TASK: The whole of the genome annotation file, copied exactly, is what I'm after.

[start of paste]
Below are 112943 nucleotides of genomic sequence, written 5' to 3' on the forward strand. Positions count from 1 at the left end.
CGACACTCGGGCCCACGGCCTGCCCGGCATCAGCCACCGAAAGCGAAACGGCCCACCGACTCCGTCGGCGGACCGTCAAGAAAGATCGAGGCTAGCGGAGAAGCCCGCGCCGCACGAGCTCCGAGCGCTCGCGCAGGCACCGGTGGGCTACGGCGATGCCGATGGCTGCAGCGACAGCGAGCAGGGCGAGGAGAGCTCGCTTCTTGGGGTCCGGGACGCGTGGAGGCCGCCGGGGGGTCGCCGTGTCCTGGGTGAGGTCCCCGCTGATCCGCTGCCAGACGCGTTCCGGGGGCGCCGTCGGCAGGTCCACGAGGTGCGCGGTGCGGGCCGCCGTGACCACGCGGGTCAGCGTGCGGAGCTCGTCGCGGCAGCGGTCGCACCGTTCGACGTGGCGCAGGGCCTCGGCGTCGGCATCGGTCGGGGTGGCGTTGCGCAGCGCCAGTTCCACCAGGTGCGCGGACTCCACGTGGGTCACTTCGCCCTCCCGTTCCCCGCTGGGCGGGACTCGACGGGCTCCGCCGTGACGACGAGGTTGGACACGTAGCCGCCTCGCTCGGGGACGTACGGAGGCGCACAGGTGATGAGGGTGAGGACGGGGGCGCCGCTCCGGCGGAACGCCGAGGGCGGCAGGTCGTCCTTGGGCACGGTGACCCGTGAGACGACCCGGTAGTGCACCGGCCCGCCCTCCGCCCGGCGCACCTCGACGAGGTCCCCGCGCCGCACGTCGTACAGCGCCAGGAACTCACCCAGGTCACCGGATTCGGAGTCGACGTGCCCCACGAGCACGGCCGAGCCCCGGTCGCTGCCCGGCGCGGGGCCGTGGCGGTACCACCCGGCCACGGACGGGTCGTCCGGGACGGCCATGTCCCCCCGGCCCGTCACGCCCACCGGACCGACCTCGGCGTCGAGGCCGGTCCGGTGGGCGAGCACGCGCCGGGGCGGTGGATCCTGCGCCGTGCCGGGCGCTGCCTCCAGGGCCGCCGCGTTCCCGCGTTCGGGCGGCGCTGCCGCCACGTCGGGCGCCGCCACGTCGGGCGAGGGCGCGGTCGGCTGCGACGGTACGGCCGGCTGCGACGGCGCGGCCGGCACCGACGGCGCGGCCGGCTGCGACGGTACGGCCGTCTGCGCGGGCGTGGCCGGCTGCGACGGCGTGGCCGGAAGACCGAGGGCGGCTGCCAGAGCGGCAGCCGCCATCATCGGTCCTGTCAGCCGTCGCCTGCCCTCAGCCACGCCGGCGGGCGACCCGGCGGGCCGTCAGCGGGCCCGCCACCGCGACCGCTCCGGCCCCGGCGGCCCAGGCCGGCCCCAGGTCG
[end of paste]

Below are 112943 nucleotides of genomic sequence, written 5' to 3' on the forward strand. Positions count from 1 at the left end.
CGACACTCGGGCCCACGGCCTGCCCGGCATCAGCCACCGAAAGCGAAACGGCCCACCGACTCCGTCGGCGGACCGTCAAGAAAGATCGAGGCTAGCGGAGAAGCCCGCGCCGCACGAGCTCCGAGCGCTCGCGCAGGCACCGGTGGGCTACGGCGATGCCGATGGCTGCAGCGACAGCGAGCAGGGCGAGGAGAGCTCGCTTCTTGGGGTCCGGGACGCGTGGAGGCCGCCGGGGGGTCGCCGTGTCCTGGGTGAGGTCCCCGCTGATCCGCTGCCAGACGCGTTCCGGGGGCGCCGTCGGCAGGTCCACGAGGTGCGCGGTGCGGGCCGCCGTGACCACGCGGGTCAGCGTGCGGAGCTCGTCGCGGCAGCGGTCGCACCGTTCGACGTGGCGCAGGGCCTCGGCGTCGGCATCGGTCGGGGTGGCGTTGCGCAGCGCCAGTTCCACCAGGTGCGCGGACTCCACGTGGGTCACTTCGCCCTCCCGTTCCCCGCTGGGCGGGACTCGACGGGCTCCGCCGTGACGACGAGGTTGGACACGTAGCCGCCTCGCTCGGGGACGTACGGAGGCGCACAGGTGATGAGGGTGAGGACGGGGGCGCCGCTCCGGCGGAACGCCGAGGGCGGCAGGTCGTCCTTGGGCACGGTGACCCGTGAGACGACCCGGTAGTGCACCGGCCCGCCCTCCGCCCGGCGCACCTCGACGAGGTCCCCGCGCCGCACGTCGTACAGCGCCAGGAACTCACCCAGGTCACCGGATTCGGAGTCGACGTGCCCCACGAGCACGGCCGAGCCCCGGTCGCTGCCCGGCGCGGGGCCGTGGCGGTACCACCCGGCCACGGACGGGTCGTCCGGGACGGCCATGTCCCCCCGGCCCGTCACGCCCACCGGACCGACCTCGGCGTCGAGGCCGGTCCGGTGGGCGAGCACGCGCCGGGGCGGTGGATCCTGCGCCGTGCCGGGCGCTGCCTCCAGGGCCGCCGCGTTCCCGCGTTCGGGCGGCGCTGCCGCCACGTCGGGCGCCGCCACGTCGGGCGAGGGCGCGGTCGGCTGCGACGGTACGGCCGGCTGCGACGGCGCGGCCGGCACCGACGGCGCGGCCGGCTGCGACGGTACGGCCGTCTGCGCGGGCGTGGCCGGCTGCGACGGCGTGGCCGGAAGACCGAGGGCGGCTGCCAGAGCGGCAGCCGCCATCATCGGTCCTGTCAGCCGTCGCCTGCCCTCAGCCACGCCGGCGGGCGACCCGGCGGGCCGTCAGCGGGCCCGCCACCGCGACCGCTCCGGCCCCGGCGGCCCAGGCCGGCCCCAGGTCG